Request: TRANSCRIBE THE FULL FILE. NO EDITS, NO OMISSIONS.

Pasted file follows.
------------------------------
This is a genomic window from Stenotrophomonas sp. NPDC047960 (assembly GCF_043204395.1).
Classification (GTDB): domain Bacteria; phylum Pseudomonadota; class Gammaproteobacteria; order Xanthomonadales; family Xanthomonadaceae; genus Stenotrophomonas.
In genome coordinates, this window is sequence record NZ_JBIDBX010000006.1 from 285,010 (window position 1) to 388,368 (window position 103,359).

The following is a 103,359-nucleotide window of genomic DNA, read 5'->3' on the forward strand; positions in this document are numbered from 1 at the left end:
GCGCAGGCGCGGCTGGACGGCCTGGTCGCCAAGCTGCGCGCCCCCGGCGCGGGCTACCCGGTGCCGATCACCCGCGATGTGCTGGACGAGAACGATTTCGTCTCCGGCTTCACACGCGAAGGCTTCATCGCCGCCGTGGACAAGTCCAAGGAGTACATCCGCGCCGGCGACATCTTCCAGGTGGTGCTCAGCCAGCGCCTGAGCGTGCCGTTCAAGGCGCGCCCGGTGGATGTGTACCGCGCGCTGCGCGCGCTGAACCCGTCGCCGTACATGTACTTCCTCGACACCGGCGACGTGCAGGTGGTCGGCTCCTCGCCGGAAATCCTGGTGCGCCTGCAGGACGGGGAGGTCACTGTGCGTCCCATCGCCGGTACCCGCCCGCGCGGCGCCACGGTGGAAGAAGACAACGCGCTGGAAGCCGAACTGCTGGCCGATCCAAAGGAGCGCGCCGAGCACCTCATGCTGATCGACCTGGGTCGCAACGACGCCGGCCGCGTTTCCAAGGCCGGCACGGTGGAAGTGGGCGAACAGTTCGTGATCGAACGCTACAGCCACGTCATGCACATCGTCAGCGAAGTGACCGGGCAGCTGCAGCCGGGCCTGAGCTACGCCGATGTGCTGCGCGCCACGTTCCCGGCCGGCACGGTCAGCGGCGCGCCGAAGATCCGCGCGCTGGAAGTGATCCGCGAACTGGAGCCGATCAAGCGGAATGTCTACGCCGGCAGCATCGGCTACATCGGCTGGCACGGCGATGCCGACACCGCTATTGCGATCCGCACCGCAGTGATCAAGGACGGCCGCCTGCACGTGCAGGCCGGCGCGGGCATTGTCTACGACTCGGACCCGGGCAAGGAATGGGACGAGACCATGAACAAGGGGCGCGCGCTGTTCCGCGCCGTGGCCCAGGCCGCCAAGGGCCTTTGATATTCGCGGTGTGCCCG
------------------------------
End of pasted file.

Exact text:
This is a genomic window from Stenotrophomonas sp. NPDC047960 (assembly GCF_043204395.1).
Classification (GTDB): domain Bacteria; phylum Pseudomonadota; class Gammaproteobacteria; order Xanthomonadales; family Xanthomonadaceae; genus Stenotrophomonas.
In genome coordinates, this window is sequence record NZ_JBIDBX010000006.1 from 285,010 (window position 1) to 388,368 (window position 103,359).

The following is a 103,359-nucleotide window of genomic DNA, read 5'->3' on the forward strand; positions in this document are numbered from 1 at the left end:
GCGCAGGCGCGGCTGGACGGCCTGGTCGCCAAGCTGCGCGCCCCCGGCGCGGGCTACCCGGTGCCGATCACCCGCGATGTGCTGGACGAGAACGATTTCGTCTCCGGCTTCACACGCGAAGGCTTCATCGCCGCCGTGGACAAGTCCAAGGAGTACATCCGCGCCGGCGACATCTTCCAGGTGGTGCTCAGCCAGCGCCTGAGCGTGCCGTTCAAGGCGCGCCCGGTGGATGTGTACCGCGCGCTGCGCGCGCTGAACCCGTCGCCGTACATGTACTTCCTCGACACCGGCGACGTGCAGGTGGTCGGCTCCTCGCCGGAAATCCTGGTGCGCCTGCAGGACGGGGAGGTCACTGTGCGTCCCATCGCCGGTACCCGCCCGCGCGGCGCCACGGTGGAAGAAGACAACGCGCTGGAAGCCGAACTGCTGGCCGATCCAAAGGAGCGCGCCGAGCACCTCATGCTGATCGACCTGGGTCGCAACGACGCCGGCCGCGTTTCCAAGGCCGGCACGGTGGAAGTGGGCGAACAGTTCGTGATCGAACGCTACAGCCACGTCATGCACATCGTCAGCGAAGTGACCGGGCAGCTGCAGCCGGGCCTGAGCTACGCCGATGTGCTGCGCGCCACGTTCCCGGCCGGCACGGTCAGCGGCGCGCCGAAGATCCGCGCGCTGGAAGTGATCCGCGAACTGGAGCCGATCAAGCGGAATGTCTACGCCGGCAGCATCGGCTACATCGGCTGGCACGGCGATGCCGACACCGCTATTGCGATCCGCACCGCAGTGATCAAGGACGGCCGCCTGCACGTGCAGGCCGGCGCGGGCATTGTCTACGACTCGGACCCGGGCAAGGAATGGGACGAGACCATGAACAAGGGGCGCGCGCTGTTCCGCGCCGTGGCCCAGGCCGCCAAGGGCCTTTGATATTCGCGGTGTGCCCG